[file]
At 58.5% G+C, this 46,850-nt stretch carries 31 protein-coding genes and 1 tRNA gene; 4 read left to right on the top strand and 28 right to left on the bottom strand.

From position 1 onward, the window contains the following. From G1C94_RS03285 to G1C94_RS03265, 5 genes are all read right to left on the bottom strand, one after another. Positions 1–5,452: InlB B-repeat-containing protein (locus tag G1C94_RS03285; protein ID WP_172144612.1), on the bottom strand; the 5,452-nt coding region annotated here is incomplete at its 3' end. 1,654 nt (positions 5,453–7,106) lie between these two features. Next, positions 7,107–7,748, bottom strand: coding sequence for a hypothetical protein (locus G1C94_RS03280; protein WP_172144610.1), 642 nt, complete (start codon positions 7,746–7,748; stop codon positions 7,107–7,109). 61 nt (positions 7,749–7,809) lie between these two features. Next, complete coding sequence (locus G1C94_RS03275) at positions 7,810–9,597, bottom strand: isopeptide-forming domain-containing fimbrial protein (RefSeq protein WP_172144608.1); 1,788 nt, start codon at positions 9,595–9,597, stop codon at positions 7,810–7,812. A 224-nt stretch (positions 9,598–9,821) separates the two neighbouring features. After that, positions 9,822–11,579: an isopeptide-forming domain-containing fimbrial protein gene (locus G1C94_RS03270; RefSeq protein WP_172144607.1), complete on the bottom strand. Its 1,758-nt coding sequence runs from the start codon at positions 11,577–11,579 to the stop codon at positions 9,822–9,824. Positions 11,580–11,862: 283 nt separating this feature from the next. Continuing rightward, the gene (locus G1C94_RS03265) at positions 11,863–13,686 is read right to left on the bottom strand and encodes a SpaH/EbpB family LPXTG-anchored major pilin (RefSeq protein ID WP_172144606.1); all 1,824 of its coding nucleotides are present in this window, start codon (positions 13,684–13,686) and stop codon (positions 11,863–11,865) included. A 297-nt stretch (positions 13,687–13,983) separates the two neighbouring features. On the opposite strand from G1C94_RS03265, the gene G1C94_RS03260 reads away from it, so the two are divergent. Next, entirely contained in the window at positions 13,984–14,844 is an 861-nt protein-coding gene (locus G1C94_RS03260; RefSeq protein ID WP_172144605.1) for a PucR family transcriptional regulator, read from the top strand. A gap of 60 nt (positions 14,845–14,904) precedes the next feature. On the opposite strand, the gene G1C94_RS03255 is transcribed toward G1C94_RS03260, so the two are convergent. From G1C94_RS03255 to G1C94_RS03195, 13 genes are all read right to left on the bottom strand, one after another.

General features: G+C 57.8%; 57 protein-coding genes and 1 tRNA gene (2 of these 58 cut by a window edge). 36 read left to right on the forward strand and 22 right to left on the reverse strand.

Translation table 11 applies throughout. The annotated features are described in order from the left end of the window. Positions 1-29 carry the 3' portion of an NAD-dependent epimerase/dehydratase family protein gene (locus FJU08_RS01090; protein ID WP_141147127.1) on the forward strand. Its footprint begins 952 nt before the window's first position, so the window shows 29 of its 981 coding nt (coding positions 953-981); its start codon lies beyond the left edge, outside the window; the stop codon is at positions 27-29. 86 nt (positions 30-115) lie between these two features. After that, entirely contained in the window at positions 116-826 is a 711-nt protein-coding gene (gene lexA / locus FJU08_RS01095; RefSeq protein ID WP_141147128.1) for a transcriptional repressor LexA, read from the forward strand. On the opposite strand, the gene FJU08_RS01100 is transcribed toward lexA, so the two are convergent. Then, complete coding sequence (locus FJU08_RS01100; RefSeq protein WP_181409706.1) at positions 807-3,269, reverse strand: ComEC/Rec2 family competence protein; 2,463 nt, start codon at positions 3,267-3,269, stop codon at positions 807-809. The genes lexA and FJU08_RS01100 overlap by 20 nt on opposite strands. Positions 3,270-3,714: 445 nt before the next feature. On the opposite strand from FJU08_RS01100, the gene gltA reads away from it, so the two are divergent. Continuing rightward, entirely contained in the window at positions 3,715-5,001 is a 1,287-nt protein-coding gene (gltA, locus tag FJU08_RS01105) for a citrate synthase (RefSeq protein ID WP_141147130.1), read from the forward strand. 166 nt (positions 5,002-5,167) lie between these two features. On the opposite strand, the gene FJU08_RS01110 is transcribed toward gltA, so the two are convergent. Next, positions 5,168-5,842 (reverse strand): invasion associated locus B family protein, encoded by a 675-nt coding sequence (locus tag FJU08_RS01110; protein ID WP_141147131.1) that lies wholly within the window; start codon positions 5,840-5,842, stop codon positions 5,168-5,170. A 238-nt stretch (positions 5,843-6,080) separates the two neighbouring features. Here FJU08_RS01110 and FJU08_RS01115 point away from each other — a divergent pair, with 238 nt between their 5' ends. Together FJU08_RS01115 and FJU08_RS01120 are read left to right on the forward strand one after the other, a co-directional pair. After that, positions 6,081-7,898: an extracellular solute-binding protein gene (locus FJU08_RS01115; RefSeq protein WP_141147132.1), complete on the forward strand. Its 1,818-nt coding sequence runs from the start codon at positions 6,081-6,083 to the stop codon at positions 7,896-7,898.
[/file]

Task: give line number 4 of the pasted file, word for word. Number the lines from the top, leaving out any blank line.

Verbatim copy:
Translation table 11 applies throughout. The annotated features are described in order from the left end of the window. Positions 1-29 carry the 3' portion of an NAD-dependent epimerase/dehydratase family protein gene (locus FJU08_RS01090; protein ID WP_141147127.1) on the forward strand. Its footprint begins 952 nt before the window's first position, so the window shows 29 of its 981 coding nt (coding positions 953-981); its start codon lies beyond the left edge, outside the window; the stop codon is at positions 27-29. 86 nt (positions 30-115) lie between these two features. After that, entirely contained in the window at positions 116-826 is a 711-nt protein-coding gene (gene lexA / locus FJU08_RS01095; RefSeq protein ID WP_141147128.1) for a transcriptional repressor LexA, read from the forward strand. On the opposite strand, the gene FJU08_RS01100 is transcribed toward lexA, so the two are convergent. Then, complete coding sequence (locus FJU08_RS01100; RefSeq protein WP_181409706.1) at positions 807-3,269, reverse strand: ComEC/Rec2 family competence protein; 2,463 nt, start codon at positions 3,267-3,269, stop codon at positions 807-809. The genes lexA and FJU08_RS01100 overlap by 20 nt on opposite strands. Positions 3,270-3,714: 445 nt before the next feature. On the opposite strand from FJU08_RS01100, the gene gltA reads away from it, so the two are divergent. Continuing rightward, entirely contained in the window at positions 3,715-5,001 is a 1,287-nt protein-coding gene (gltA, locus tag FJU08_RS01105) for a citrate synthase (RefSeq protein ID WP_141147130.1), read from the forward strand. 166 nt (positions 5,002-5,167) lie between these two features. On the opposite strand, the gene FJU08_RS01110 is transcribed toward gltA, so the two are convergent. Next, positions 5,168-5,842 (reverse strand): invasion associated locus B family protein, encoded by a 675-nt coding sequence (locus tag FJU08_RS01110; protein ID WP_141147131.1) that lies wholly within the window; start codon positions 5,840-5,842, stop codon positions 5,168-5,170. A 238-nt stretch (positions 5,843-6,080) separates the two neighbouring features. Here FJU08_RS01110 and FJU08_RS01115 point away from each other — a divergent pair, with 238 nt between their 5' ends. Together FJU08_RS01115 and FJU08_RS01120 are read left to right on the forward strand one after the other, a co-directional pair. After that, positions 6,081-7,898: an extracellular solute-binding protein gene (locus FJU08_RS01115; RefSeq protein WP_141147132.1), complete on the forward strand. Its 1,818-nt coding sequence runs from the start codon at positions 6,081-6,083 to the stop codon at positions 7,896-7,898.